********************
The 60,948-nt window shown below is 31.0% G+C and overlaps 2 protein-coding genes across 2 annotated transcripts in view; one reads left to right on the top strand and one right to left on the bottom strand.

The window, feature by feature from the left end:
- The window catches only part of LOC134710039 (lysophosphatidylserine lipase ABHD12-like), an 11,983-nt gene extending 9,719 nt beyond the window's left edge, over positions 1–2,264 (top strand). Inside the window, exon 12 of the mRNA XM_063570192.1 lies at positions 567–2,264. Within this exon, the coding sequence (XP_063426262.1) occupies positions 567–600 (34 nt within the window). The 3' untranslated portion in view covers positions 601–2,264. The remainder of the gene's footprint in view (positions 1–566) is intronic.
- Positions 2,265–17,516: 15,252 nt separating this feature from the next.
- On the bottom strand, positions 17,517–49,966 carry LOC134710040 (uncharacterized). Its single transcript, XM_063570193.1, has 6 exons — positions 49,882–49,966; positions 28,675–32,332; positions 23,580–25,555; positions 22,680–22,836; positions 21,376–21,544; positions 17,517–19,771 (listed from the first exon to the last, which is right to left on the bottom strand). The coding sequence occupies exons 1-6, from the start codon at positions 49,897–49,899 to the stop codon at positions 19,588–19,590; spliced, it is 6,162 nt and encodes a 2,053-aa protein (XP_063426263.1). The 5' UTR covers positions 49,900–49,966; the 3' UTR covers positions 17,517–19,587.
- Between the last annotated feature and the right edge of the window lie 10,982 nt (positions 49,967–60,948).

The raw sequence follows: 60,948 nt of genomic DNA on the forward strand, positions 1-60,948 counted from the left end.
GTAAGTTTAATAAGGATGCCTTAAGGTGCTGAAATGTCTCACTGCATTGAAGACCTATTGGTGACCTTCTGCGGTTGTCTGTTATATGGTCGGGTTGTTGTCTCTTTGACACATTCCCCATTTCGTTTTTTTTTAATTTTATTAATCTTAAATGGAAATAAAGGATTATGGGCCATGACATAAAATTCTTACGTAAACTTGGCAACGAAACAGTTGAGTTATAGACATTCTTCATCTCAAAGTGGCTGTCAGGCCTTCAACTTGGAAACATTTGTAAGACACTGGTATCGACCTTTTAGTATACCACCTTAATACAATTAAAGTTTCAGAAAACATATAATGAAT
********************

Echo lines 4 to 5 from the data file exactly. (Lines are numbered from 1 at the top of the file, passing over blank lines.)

- Positions 2,265–17,516: 15,252 nt separating this feature from the next.
- On the bottom strand, positions 17,517–49,966 carry LOC134710040 (uncharacterized). Its single transcript, XM_063570193.1, has 6 exons — positions 49,882–49,966; positions 28,675–32,332; positions 23,580–25,555; positions 22,680–22,836; positions 21,376–21,544; positions 17,517–19,771 (listed from the first exon to the last, which is right to left on the bottom strand). The coding sequence occupies exons 1-6, from the start codon at positions 49,897–49,899 to the stop codon at positions 19,588–19,590; spliced, it is 6,162 nt and encodes a 2,053-aa protein (XP_063426263.1). The 5' UTR covers positions 49,900–49,966; the 3' UTR covers positions 17,517–19,587.